Section 185(1) of the Criminal Code of Canada outlines the proper protocol for the ex parte application for authorization under section 186. This section is a sub-section to the broader topic of interception of communications, which is generally considered a sensitive area of law as it involves the violation of an individual's privacy rights. Thus, the gravity of the case must justify surveillance, making the process of applying for the authorization strict and thorough, in order to effectively balance privacy rights and the need to investigate crime. The first key consideration in this section is that the application must be made ex parte, meaning that it is made by one party without notice to the opposing party or parties. This is done to ensure that the target of the surveillance is not given the opportunity to destroy evidence or evade capture. Additionally, the application must be made in writing to a judge of a superior criminal court or a judge defined in Section 552. This ensures that the judiciary is aware of and takes responsibility for authorizing surveillance, rather than it being carried out by the executive branch, which could pose a threat to the checks and balances in Canadian democracy. The signatories of the application are also significant - if the offense under investigation is one in respect of which proceedings may be instituted by the Government of Canada and conducted by or on behalf of the Attorney General of Canada, the application must be signed by the Minister of Public Safety and Emergency Preparedness or an agent designated for such purposes by the Minister or Deputy Minister personally. In the case that the offense is in relation to a particular province, the application must be signed by the Attorney General of that province, or a Deputy Attorney General personally. These requirements ensure proper legal authorization and checks on the application for surveillance. The affidavit accompanying the application must also contain specific details, including the facts relied on to justify the belief that authorization should be given, the type of communication proposed to be intercepted, names, addresses, and occupations of persons who may assist in the investigation, and a general description of the location and interception process. Additionally, the affidavit must indicate the number of previous authorization applications regarding the same offense and persons previously named, along with the judge to whom each application was made. Lastly, the application must detail the period of time for which authorization is requested, and provide reasons detailing why other investigative procedures have failed or are unlikely to succeed, or why the urgency of the matter makes other investigative procedures impractical. This section of the Criminal Code of Canada is significant because it ensures that authorization for surveillance is not done lightly or without adequate justification. By limiting the application to exigent circumstances only and ensuring that the process is thorough, regulators are able to balance privacy rights with the need to investigate and prosecute crimes. Furthermore, given the sensitivity of communications surveillance, the parliamentary process allows for oversight and review of the practices to maintain transparency, accountability, and effectiveness in law enforcement.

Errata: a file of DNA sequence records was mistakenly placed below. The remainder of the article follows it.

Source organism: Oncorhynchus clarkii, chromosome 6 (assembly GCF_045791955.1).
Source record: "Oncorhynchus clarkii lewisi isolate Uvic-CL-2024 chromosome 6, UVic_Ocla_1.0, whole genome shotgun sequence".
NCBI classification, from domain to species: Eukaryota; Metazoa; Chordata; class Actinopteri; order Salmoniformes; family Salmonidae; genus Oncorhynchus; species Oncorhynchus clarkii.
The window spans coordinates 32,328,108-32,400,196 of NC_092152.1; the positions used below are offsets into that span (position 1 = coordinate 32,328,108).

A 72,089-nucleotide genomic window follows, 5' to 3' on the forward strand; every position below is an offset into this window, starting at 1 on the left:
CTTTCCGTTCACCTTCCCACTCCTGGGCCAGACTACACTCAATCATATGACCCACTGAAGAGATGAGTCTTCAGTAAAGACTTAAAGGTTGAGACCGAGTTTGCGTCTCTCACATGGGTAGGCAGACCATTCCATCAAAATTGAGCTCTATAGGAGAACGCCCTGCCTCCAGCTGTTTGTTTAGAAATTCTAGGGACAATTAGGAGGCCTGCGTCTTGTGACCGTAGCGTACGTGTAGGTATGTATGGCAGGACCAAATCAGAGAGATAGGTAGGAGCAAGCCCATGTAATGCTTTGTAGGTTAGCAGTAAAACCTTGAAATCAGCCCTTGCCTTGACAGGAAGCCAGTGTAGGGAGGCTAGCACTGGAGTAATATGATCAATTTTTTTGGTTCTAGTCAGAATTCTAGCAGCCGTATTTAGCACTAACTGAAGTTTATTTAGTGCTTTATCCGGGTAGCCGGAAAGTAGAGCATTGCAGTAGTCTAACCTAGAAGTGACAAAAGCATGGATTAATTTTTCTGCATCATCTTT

STRATEGY

Strategic Considerations When dealing with Section 185(1) of the Criminal Code of Canada, certain strategic considerations must be taken into account to ensure that the authorization is granted and upheld in court. One of the first considerations that must be noted is that any application for an authorization must be made ex parte and in writing to a judge of a superior court of criminal jurisdiction or a judge as defined in Section 552. This means that only one party, typically the Crown, will make the application and present evidence to support it. Therefore, careful consideration must be given to the evidence presented and its likely effectiveness in persuading the judge to grant the authorization. Another crucial consideration is that the application must show that there are reasonable grounds to justify granting the authorization, and that other investigative procedures have failed or are unlikely to succeed. Therefore, the Crown must carefully assess the evidence they have gathered so far to determine whether it will be sufficient to meet this standard. This will often require expert analysis of complex evidence, as well as extensive collaboration with law enforcement and other stakeholders to ensure that the evidence is credible and reliable. Another important consideration is that the authorization must be narrowly tailored to the specific communication types and individuals targeted in the investigation. This means that the Crown must carefully define the types of communication that will be intercepted, such as phone calls, emails, or text messages, as well as the specific individuals who are the targets of the investigation. Careful attention must also be given to the duration of the authorization, which should be limited to the shortest possible time needed to achieve the investigative objective. Strategies Effective strategies for dealing with Section 185(1) of the Criminal Code of Canada will vary depending on the specific circumstances of the investigation. However, some general strategies that may be effective include the following: - Gather comprehensive evidence: To persuade a judge to grant an authorization under Section 185(1), the Crown must provide comprehensive and credible evidence that justifies the interception. This may require extensive collaboration with law enforcement, expert analysis of complex data, and careful documentation of all steps taken in the investigation. - Carefully define the targets and scope of the authorization: To comply with Section 185(1), the authorization must be narrowly tailored to the specific individuals and communication types that are the targets of the investigation. This requires careful definition of the scope of the authorization, including clear and specific language defining the targets and duration of the authorization. - Work with other stakeholders: To ensure the success of the authorization, the Crown should work closely with law enforcement, other government agencies, and industry stakeholders. This may include collaborating on evidence gathering, developing communication protocols, and sharing information to ensure that the targets of the investigation can be effectively monitored. - Be mindful of privacy concerns: Interception of private communications can raise serious privacy concerns, and the Crown must be mindful of these concerns throughout the investigation. This may require collaboration with privacy experts and careful attention to legal and ethical guidelines regarding surveillance and data collection. Overall, dealing with Section 185(1) of the Criminal Code of Canada requires careful planning, extensive collaboration, and a detailed understanding of the legal and ethical considerations involved in surveillance and data collection. Effective strategies must be grounded in comprehensive evidence gathering, careful targeting of the authorization, and a rigorous adherence to privacy and legal guidelines.